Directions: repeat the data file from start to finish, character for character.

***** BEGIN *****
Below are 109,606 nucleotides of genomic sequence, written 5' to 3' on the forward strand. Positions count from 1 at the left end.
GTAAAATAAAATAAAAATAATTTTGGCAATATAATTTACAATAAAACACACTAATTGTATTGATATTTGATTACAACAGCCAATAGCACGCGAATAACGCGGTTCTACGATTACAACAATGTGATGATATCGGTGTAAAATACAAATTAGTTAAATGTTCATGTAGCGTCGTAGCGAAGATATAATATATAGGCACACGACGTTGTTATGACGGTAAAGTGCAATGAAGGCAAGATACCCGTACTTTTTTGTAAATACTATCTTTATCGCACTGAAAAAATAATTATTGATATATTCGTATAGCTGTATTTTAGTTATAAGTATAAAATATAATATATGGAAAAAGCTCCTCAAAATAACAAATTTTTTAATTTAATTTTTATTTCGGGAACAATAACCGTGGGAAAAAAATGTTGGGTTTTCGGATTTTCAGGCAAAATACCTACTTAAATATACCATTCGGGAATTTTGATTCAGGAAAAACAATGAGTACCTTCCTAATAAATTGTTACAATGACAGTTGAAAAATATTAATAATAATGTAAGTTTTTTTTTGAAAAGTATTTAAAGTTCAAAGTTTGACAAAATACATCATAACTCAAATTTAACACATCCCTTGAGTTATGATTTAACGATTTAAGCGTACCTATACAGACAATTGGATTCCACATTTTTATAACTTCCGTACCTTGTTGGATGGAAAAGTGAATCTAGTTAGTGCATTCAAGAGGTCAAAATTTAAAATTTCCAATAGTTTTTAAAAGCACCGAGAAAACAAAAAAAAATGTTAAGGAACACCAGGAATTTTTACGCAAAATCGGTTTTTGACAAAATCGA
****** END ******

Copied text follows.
Below are 109,606 nucleotides of genomic sequence, written 5' to 3' on the forward strand. Positions count from 1 at the left end.
GTAAAATAAAATAAAAATAATTTTGGCAATATAATTTACAATAAAACACACTAATTGTATTGATATTTGATTACAACAGCCAATAGCACGCGAATAACGCGGTTCTACGATTACAACAATGTGATGATATCGGTGTAAAATACAAATTAGTTAAATGTTCATGTAGCGTCGTAGCGAAGATATAATATATAGGCACACGACGTTGTTATGACGGTAAAGTGCAATGAAGGCAAGATACCCGTACTTTTTTGTAAATACTATCTTTATCGCACTGAAAAAATAATTATTGATATATTCGTATAGCTGTATTTTAGTTATAAGTATAAAATATAATATATGGAAAAAGCTCCTCAAAATAACAAATTTTTTAATTTAATTTTTATTTCGGGAACAATAACCGTGGGAAAAAAATGTTGGGTTTTCGGATTTTCAGGCAAAATACCTACTTAAATATACCATTCGGGAATTTTGATTCAGGAAAAACAATGAGTACCTTCCTAATAAATTGTTACAATGACAGTTGAAAAATATTAATAATAATGTAAGTTTTTTTTTGAAAAGTATTTAAAGTTCAAAGTTTGACAAAATACATCATAACTCAAATTTAACACATCCCTTGAGTTATGATTTAACGATTTAAGCGTACCTATACAGACAATTGGATTCCACATTTTTATAACTTCCGTACCTTGTTGGATGGAAAAGTGAATCTAGTTAGTGCATTCAAGAGGTCAAAATTTAAAATTTCCAATAGTTTTTAAAAGCACCGAGAAAACAAAAAAAAATGTTAAGGAACACCAGGAATTTTTACGCAAAATCGGTTTTTGACAAAATCGA